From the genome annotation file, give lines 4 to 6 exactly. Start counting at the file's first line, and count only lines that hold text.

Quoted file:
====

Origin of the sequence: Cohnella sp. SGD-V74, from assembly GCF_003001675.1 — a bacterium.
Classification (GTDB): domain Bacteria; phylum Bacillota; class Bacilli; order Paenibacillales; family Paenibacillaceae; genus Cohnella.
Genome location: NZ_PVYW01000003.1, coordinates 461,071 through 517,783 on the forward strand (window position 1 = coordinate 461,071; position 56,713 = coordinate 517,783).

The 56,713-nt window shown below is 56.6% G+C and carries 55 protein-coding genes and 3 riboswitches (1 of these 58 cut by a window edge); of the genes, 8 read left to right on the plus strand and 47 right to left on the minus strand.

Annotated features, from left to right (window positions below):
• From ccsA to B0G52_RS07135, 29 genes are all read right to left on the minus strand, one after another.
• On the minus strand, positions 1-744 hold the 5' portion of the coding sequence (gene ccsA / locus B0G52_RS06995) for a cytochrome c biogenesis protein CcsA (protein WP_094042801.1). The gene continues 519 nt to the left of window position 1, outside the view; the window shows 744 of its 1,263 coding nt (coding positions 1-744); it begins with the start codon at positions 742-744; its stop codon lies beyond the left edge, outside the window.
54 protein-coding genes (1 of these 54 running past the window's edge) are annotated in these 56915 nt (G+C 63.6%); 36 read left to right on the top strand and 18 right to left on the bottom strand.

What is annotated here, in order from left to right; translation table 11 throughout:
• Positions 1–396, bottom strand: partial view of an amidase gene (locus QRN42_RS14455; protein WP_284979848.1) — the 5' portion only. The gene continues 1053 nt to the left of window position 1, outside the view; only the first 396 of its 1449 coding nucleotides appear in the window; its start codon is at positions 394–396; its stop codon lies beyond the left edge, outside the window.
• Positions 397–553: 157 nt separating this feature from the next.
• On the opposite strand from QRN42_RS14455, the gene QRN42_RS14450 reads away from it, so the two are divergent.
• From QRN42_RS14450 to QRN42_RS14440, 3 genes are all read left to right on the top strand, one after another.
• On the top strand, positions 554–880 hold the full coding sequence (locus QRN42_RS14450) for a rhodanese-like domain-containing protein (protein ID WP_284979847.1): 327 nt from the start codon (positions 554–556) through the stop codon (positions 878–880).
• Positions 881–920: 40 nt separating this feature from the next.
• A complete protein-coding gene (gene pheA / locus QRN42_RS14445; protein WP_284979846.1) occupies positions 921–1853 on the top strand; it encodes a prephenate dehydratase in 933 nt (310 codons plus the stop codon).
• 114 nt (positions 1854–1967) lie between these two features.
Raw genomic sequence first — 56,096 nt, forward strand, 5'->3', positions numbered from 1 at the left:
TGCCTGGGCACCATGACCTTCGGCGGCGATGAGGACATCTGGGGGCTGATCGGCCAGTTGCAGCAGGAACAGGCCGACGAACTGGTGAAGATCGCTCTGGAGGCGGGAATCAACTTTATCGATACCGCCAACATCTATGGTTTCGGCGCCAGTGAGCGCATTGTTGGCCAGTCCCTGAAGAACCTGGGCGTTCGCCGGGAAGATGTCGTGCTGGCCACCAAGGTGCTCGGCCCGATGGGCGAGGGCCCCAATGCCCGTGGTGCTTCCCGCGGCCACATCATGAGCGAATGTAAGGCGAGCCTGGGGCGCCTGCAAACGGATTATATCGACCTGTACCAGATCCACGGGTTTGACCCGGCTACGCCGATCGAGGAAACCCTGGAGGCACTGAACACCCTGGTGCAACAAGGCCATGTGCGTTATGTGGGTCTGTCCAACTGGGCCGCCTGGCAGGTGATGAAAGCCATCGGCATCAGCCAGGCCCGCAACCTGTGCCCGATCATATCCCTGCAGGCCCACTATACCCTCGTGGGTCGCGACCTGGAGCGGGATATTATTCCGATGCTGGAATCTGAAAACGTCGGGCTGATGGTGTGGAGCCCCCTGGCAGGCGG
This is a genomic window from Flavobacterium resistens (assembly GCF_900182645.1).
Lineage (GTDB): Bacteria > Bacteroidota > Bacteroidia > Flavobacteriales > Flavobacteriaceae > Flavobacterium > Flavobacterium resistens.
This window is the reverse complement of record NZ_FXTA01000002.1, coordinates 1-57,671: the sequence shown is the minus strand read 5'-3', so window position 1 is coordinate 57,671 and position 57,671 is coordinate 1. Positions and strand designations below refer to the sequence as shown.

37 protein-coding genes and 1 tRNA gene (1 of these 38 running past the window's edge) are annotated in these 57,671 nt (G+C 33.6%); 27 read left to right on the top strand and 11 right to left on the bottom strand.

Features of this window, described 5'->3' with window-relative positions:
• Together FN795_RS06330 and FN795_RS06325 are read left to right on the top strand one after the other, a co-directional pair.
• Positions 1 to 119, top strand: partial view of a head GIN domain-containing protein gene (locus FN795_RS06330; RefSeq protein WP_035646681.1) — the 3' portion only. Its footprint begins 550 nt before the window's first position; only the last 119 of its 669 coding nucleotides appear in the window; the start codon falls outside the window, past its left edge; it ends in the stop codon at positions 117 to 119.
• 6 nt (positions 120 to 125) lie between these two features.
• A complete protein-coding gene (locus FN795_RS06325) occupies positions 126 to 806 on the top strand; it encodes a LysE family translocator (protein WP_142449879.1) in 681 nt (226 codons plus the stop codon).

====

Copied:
The 56,713-nt window shown below is 56.6% G+C and carries 55 protein-coding genes and 3 riboswitches (1 of these 58 cut by a window edge); of the genes, 8 read left to right on the plus strand and 47 right to left on the minus strand.

Annotated features, from left to right (window positions below):
• From ccsA to B0G52_RS07135, 29 genes are all read right to left on the minus strand, one after another.